Although private software developers have long been fans, Agile in the public sector is only just starting to gain momentum – and it’s proving well worth the effort. Here are five tips for running fun, productive workshops.

National government may not seem like the most obvious fit for Agile methodology, but where it has been adopted – perhaps most notably in public sector software development – the results have been startlingly impressive. Moving from old structures and methodologies to a new system of Agile governance can be challenging, but properly overseen it can also be hugely enjoyable, engaging and valuable.

1. Start with an ice breaker – such as a group game, puzzle or Origami exercise. The idea is to break down natural communication barriers and get people to interact more freely and spontaneously. Even when the team know each other relatively well this can be worthwhile as you will find they learn new things about each other and start to relate in a different way.

2. Get the team to set the context. An elevator pitch is a useful tool to kick off an Inception Workshop and make sure the whole group is on the same page. It highlights any differences in expectation in a light-hearted way, and the resolution is non-confrontational. Agile for government is all about collaboration, flexibility and evolution, instead of top-down command-and-control – so this is an excellent way to set the tone.

3. Break out the colouring pens... Drawing is a great leveller, since the most senior people in the room are unlikely to be as confident with a sketchpad as they are in their day jobs. In fact, they will probably be the ones who are least comfortable with expressing themselves through the medium of art – thereby giving the quieter ones in the group more of a chance to shine. Not only that, but drawing engages the right side of the brain, including the creative centres that can unlock the best ideas.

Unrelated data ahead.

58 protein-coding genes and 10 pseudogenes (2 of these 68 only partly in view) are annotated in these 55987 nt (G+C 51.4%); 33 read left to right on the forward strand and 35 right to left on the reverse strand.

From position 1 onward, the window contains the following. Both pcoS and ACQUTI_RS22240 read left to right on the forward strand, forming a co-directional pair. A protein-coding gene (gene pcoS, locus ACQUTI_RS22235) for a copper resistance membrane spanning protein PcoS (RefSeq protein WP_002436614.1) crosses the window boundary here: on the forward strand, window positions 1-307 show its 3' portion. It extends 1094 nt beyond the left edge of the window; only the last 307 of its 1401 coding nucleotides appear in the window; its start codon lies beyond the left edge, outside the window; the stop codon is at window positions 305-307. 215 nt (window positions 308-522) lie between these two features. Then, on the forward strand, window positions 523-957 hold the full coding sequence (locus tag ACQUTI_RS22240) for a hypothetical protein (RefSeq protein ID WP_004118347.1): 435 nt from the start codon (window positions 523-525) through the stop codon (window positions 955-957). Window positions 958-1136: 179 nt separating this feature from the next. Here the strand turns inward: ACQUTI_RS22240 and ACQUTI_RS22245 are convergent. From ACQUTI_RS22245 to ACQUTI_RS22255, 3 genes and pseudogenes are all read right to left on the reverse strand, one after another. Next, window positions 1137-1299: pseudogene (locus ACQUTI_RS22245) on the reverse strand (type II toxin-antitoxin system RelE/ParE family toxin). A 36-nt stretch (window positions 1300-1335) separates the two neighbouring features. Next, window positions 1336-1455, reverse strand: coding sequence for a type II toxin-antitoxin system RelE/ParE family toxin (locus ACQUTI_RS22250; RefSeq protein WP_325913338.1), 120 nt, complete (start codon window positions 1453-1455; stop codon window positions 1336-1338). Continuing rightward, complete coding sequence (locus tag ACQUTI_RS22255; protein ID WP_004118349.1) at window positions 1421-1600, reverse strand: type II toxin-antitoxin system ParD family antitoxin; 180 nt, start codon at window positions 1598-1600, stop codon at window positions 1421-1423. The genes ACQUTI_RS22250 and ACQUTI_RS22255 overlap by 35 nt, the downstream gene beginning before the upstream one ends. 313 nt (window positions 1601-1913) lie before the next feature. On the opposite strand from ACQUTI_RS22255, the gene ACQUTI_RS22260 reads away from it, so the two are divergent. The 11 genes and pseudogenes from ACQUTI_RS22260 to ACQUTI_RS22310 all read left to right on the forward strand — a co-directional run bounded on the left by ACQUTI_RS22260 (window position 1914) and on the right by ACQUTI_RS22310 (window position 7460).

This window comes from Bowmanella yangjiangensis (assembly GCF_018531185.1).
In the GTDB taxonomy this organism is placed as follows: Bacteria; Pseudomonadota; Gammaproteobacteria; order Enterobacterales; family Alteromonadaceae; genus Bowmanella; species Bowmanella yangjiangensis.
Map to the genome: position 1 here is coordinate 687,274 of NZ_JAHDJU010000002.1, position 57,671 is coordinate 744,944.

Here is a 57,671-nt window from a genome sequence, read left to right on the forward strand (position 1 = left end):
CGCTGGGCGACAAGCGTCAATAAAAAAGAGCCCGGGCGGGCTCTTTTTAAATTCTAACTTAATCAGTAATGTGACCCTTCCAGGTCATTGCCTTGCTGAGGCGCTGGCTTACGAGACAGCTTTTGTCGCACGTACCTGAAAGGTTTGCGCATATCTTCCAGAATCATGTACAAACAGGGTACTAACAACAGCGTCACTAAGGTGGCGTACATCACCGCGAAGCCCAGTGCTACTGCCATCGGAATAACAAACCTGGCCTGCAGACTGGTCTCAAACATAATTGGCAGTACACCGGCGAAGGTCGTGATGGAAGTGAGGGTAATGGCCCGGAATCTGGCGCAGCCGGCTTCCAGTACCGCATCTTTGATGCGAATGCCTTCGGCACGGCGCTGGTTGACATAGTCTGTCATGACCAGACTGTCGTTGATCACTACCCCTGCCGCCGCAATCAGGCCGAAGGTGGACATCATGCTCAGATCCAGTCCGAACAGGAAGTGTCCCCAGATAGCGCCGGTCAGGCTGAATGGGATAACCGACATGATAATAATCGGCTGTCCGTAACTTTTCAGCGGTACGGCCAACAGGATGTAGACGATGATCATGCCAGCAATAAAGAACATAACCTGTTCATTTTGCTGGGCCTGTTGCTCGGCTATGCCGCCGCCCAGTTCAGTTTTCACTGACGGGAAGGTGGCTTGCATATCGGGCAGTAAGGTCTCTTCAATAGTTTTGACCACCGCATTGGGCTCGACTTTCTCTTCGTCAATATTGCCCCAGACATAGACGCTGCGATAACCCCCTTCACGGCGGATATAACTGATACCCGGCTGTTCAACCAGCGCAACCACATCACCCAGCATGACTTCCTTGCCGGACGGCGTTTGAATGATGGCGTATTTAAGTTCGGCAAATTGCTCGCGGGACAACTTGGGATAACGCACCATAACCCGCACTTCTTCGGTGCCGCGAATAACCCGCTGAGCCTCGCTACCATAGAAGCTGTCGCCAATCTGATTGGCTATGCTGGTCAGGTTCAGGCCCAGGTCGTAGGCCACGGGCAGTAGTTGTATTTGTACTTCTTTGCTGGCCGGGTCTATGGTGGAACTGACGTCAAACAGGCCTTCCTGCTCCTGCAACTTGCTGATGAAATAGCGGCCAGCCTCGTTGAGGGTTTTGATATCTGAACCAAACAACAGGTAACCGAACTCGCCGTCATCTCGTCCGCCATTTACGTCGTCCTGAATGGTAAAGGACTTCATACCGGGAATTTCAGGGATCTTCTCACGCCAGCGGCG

4. …and the accessories. Stickers, post-its and other colourful bits of stationary are a good way to add a fresh dimension to your notes. It’s not just about creating pretty pictures, either: the extra visual cues allow your brain to take a rest from the work of categorising and interpreting the information on the page, allowing it to devote more time to thinking deeply about the problem you’re discussing.

5. Capture the positive at the end of the session, including any pleasant surprises, insights and ‘To Dos’. Focusing on the parts that were particularly successful leaves people with a good feeling about how the meeting went, whilst at the same time providing proper closure for the workshop and giving them a set of reference points to remember for the future.